25th CAB puts its air assault, endurance skills to the test

| July 7, 2011 | 0 Comments
With guidance from the Air Assault Course MTT, Soldiers from 2nd Assault Helicopter Bn., 25th Avn. Regt., “Diamond Head,” 25th CAB, 25th ID, prepare to rappel out of a UH-60 Black Hawk helicopter at Schofield Barracks, recently.

With guidance from the Air Assault Course MTT, Soldiers from 2nd Assault Helicopter Bn., 25th Avn. Regt., “Diamond Head,” 25th CAB, 25th ID, prepare to rappel out of a UH-60 Black Hawk helicopter at Schofield Barracks, recently.

Story and Photos by
Sgt. Daniel Schroeder
25th Combat Aviation Brigade Public Affairs, 25th Infantry Division

Mobile team brings tough course to Hawaii Soldiers and Airmen

WHEELER ARMY AIRFIELD — “Air Assault!”

Recently, Soldiers from all over the Pacific region were able to attend the Air Assault Course, held at the East Range Training Complex on Schofield Barracks.

The Company B, Air Assault Mobile Training Team from Fort Benning, Ga., taught the course.

“It was a great course,” said Spc. Richard Earl, petroleum supply specialist, Company E, 3rd Battalion, 25th General Support Aviation Regiment, “Hammerhead,” 25th Combat Aviation Brigade, 25th Infantry Division. “I thought it was going to be tough, but I did not expect it to be this hard.”

The Air Assault Course is comprised of “Day Zero” and three phases.

During Day Zero, participants conduct an inventory of equipment, navigate through the obstacle course and perform a physical fitness test.

“Phase one was the technical part of the course, but still important for what the class encompasses,” Earl said.

Phase two is the hands-on part of the training. The Soldiers are tested on various sling-loads for Army aircraft, proper hand and arm signals for ground-guiding aircraft, and proper hookup procedures.

“Phase two was my big obstacle to overcome, mainly the exam,” said Staff Sgt. Cain Hennings, Headquarters Support Co., 209th Avn. Support Bn., 25th CAB. “The class is hard.”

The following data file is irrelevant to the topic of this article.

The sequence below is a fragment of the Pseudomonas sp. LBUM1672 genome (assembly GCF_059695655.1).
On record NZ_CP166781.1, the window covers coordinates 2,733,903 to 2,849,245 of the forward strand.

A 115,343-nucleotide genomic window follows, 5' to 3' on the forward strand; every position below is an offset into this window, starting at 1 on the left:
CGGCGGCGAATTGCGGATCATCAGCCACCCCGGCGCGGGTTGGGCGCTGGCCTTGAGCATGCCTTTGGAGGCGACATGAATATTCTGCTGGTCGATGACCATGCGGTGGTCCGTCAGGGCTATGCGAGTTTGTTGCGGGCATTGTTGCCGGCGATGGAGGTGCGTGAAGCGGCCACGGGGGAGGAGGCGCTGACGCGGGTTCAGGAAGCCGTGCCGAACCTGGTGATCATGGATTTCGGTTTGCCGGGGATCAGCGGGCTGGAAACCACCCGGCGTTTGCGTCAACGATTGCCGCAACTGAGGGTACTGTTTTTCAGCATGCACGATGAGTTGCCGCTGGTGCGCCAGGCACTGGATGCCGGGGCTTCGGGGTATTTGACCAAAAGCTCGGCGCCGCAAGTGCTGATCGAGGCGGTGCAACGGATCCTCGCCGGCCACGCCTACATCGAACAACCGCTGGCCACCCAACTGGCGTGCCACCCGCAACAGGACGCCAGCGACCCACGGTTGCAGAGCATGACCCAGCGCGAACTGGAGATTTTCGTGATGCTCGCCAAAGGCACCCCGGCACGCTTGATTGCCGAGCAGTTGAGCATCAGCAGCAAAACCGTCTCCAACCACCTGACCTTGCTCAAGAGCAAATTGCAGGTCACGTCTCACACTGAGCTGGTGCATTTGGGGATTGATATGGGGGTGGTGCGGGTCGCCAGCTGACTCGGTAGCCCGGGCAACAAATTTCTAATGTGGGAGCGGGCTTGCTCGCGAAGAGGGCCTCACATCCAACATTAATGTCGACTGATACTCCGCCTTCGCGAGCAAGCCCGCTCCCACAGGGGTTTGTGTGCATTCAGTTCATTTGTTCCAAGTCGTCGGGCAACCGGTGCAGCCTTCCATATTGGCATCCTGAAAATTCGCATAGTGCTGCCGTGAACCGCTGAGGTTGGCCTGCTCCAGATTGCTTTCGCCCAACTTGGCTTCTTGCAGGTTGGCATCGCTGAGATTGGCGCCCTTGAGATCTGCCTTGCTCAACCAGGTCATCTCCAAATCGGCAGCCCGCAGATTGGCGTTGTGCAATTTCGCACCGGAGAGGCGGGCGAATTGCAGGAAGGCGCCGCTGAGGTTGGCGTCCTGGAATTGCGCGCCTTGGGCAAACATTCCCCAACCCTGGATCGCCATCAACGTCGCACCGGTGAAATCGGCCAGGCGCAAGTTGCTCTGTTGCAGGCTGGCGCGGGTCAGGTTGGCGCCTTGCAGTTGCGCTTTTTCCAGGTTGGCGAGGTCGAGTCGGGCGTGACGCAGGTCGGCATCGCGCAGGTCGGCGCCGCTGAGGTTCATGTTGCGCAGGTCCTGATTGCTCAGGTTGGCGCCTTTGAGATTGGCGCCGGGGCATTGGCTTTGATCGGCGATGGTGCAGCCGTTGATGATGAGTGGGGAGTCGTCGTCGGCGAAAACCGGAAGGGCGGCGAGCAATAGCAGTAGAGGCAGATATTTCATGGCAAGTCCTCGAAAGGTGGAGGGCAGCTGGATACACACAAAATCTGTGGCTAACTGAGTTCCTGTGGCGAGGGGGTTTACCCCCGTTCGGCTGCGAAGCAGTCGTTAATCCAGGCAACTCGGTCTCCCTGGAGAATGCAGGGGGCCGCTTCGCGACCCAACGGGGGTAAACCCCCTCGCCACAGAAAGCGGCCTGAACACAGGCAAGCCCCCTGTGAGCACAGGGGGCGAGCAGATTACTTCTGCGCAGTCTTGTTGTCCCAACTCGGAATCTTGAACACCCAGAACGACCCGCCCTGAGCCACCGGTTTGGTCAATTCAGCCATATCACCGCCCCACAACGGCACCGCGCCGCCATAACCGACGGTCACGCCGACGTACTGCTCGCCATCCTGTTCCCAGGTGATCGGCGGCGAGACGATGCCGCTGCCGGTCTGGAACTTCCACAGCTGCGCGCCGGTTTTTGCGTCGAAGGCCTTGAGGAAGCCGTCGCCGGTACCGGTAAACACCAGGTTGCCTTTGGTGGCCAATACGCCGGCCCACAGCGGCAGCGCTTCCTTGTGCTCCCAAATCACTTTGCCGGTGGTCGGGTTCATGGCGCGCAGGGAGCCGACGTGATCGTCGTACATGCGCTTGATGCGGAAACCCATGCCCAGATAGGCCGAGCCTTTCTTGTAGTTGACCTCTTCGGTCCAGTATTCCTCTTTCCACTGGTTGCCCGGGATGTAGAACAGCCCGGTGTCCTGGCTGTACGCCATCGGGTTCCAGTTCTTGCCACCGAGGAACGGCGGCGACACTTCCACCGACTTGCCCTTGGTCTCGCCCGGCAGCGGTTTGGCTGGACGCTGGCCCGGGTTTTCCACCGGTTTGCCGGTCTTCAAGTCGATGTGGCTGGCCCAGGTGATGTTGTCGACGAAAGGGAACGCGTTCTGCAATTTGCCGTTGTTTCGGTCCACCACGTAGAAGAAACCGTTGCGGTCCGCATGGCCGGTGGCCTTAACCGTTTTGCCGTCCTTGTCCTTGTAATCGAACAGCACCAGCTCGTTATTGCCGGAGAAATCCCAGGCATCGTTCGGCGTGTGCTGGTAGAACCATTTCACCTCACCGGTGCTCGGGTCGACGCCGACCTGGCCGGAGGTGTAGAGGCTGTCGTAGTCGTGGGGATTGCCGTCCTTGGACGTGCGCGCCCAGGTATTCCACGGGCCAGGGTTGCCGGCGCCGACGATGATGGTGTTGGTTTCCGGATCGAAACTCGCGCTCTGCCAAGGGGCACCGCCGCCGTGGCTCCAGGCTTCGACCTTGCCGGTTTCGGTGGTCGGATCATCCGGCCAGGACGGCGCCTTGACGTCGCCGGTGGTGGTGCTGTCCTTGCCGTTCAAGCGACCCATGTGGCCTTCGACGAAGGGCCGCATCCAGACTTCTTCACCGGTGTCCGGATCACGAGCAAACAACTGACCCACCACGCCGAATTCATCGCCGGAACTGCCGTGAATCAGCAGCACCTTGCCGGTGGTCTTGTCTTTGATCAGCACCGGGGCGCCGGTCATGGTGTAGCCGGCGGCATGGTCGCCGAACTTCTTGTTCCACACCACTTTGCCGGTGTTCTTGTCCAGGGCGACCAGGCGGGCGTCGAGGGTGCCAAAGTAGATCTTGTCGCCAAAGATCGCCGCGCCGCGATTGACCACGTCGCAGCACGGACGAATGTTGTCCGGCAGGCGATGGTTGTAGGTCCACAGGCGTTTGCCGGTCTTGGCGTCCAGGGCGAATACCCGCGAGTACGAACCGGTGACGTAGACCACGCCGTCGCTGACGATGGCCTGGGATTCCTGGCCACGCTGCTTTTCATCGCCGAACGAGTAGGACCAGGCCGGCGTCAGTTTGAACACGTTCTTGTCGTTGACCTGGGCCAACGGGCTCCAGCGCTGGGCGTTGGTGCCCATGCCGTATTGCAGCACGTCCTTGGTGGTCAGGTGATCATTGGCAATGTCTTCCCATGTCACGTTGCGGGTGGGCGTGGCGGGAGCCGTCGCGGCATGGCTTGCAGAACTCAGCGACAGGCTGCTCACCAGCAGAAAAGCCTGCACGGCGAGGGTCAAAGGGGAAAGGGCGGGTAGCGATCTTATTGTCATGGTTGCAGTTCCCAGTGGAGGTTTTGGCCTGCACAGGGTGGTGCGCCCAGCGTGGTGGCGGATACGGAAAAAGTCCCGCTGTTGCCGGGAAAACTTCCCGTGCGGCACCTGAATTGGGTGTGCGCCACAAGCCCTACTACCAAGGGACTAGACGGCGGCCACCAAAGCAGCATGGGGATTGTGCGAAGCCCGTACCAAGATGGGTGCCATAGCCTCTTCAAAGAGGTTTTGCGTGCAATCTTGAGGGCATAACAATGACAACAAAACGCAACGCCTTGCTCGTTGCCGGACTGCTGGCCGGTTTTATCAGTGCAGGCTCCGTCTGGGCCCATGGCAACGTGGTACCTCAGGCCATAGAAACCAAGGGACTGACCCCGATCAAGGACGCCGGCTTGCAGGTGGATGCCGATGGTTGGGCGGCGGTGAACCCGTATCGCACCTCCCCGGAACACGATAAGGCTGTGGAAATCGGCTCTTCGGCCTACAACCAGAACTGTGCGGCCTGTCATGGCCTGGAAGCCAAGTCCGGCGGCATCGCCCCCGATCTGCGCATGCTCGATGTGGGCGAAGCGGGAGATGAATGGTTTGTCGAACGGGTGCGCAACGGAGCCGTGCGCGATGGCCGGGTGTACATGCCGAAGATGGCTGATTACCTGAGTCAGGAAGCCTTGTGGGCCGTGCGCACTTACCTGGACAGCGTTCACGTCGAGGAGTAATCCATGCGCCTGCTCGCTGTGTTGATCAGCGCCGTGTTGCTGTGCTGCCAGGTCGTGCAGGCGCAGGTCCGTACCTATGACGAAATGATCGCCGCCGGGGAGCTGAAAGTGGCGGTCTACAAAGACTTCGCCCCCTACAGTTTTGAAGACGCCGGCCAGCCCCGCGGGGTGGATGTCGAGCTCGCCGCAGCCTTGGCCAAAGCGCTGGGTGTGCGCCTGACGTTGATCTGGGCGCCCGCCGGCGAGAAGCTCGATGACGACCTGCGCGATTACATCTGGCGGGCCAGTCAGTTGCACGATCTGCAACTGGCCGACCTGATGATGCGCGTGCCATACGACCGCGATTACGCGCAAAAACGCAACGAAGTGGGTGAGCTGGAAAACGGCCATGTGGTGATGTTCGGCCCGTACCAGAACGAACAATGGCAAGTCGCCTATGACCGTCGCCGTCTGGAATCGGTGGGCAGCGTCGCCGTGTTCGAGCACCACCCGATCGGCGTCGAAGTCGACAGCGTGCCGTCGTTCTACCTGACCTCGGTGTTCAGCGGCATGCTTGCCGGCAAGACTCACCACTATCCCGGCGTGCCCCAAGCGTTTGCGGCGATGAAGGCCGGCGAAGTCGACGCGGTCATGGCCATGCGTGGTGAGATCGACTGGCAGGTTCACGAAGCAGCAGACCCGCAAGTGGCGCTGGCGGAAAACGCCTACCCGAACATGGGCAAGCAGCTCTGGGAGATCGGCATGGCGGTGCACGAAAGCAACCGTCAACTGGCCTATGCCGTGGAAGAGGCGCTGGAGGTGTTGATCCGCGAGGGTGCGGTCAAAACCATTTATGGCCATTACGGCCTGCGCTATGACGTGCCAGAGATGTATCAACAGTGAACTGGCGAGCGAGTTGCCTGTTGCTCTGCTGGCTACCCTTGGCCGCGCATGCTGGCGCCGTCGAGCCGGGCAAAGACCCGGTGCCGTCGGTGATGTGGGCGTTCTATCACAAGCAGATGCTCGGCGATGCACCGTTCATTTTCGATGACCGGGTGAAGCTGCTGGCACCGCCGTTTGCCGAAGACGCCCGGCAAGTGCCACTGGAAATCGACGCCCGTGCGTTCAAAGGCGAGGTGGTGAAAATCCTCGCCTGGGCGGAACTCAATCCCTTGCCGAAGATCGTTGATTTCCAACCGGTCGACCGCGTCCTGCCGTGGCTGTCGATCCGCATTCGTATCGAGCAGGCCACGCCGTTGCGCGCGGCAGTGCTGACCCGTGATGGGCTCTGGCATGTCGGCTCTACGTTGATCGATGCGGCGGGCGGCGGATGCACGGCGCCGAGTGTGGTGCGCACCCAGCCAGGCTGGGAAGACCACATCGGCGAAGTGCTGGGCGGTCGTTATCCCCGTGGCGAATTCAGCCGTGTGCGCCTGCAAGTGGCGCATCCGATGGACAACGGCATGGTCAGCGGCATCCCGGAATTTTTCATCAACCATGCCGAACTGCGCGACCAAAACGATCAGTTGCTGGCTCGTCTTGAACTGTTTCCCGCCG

In the exam, students inspect various sling-loads and display hand-and-arm signals for ground-guiding aircraft, according to Sgt. Kyle Lewis, a phase two senior instructor, Co. B, Air Assault MTT.

“Phase two is the phase where the students will learn the most for use after this course,” he said.

1st Lt. Tamatane Letuli, HHC, 25th CAB, 25th ID, climbs the rope of the “Tough One” on the Air Assault Obstacle Course at Schofield Barracks, recently.

1st Lt. Tamatane Letuli, HHC, 25th CAB, 25th ID, climbs the rope of the “Tough One” on the Air Assault Obstacle Course at Schofield Barracks, recently.

Upon completion of phase two, Soldiers move right into phase three, which is the rappelling instruction block. During this phase, the class is required to successfully tie a Swiss seat, hook in properly and complete four different rappels.

Before the course is complete, students have one more obstacle to tackle, a 12-mile ruck march.

“The only thing that could prepare you for the 12-mile ruck march is going out and doing it in your spare time,” Earl said.

Of the 238 who attended the course, only 176 Soldiers graduated.

“It was a great opportunity to come out here and teach this class to Soldiers and Airmen who would have had to travel long distances for this course,” Lewis said. “The students did great with the training; (they were) willing to learn and pushed to excel.”

 

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